Srinivas Aluru is Executive Director of the Institute for Data Engineering and Science (IDEaS) and Professor in the School of Computational Science and Engineering at Georgia Institute of Technology. He co-leads the NSF South Big Data Regional Innovation Hub which nurtures big data partnerships between organizations in the 16 Southern States and Washington D.C., and the NSF Transdisciplinary Research Institute for Advancing Data Science. Aluru conducts research in high performance computing, large-scale data analysis, bioinformatics and systems biology, combinatorial scientific computing, and applied algorithms. An early pioneer in big data, Aluru led one of the eight inaugural mid-scale NSF-NIH Big Data projects awarded in the first round of federal big data investments in 2012. He has contributed to NITRD and OSTP led white house workshops, and NSF and DOE led efforts to create and nurture research in big data and exascale computing. He is a recipient of the NSF Career award, IBM faculty award, Swarnajayanti Fellowship from the Government of India, the John. V. Atanasoff Discovery Award from Iowa State University, and the Outstanding Senior Faculty Research Award, Dean’s award for faculty excellence, and the Outstanding Research Program Development Award at Georgia Tech. He is a Fellow of AAAS, IEEE, and SIAM, and is a recipient of the IEEE Computer Society Golden Core and Meritorious Service awards.
Dr. Sherrill serves as IDEaS Associate Director for Research and Education, and as Director of the Center for Computational Molecular Science and Technology. He organizes bootcamps and seminars to promote education in data science, and research workshops. Dr. Sherrill is a professor with a joint appointment between the School of Chemistry and Biochemistry and the School of Computational Science and Engineering. He conducts research in the development of new methods and algorithms in computational quantum chemistry, and he uses these methods in studies of chemistry and biophysics. His group specializes in the generation of large chemical datasets to be used in machine learning and model validation. He is a Fellow of the AAAS, American Physical Society, and American Chemical Society.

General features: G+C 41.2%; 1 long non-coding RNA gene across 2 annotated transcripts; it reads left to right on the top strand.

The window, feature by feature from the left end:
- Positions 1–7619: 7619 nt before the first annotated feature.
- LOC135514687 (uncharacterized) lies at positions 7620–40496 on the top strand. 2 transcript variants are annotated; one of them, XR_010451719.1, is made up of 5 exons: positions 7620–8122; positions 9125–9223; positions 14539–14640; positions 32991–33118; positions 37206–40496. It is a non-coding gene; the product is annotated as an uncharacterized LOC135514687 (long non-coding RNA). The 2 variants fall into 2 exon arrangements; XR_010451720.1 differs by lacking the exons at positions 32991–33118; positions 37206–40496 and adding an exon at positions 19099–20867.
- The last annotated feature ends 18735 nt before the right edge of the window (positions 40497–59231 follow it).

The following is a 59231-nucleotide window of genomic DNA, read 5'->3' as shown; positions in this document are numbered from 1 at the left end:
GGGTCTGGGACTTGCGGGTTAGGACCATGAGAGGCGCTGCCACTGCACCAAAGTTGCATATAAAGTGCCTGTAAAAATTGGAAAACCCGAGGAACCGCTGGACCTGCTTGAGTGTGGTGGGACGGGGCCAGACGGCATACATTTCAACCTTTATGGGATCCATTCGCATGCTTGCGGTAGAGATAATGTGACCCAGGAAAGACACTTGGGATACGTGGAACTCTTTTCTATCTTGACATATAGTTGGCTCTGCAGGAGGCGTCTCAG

Renata Rawlings-Goss, IDEaS Director of Industry Engagement
Dr. Rawlings-Goss is responsible for interfacing with industry to cultivate industrial partnerships and embedded innovations labs, organizing workshops, retreats on topics relevant to emerging initiatives, job fairs, and numerous other activities. She builds bridges between industry and IRI activities. Renata brings rich experience in Big Data technology and policy from the National Science Foundation and the White House Office of Science and Technology Policy. During her tenure, she co-led inter-agency Big Data initiatives and led the formation of the National Data Science Organizers group. She is a biophysicist and her scientific work, at the University of Pennsylvania and the University of Michigan-Ann Arbor, was focused on biophysics, bioinformatics and next-generation genomics research. She also plays the lead role in managing the NSF South Big Data Innovation Hub from Georgia Tech. Dr. Rawlings-Goss has a Ph.D. in Biophysics.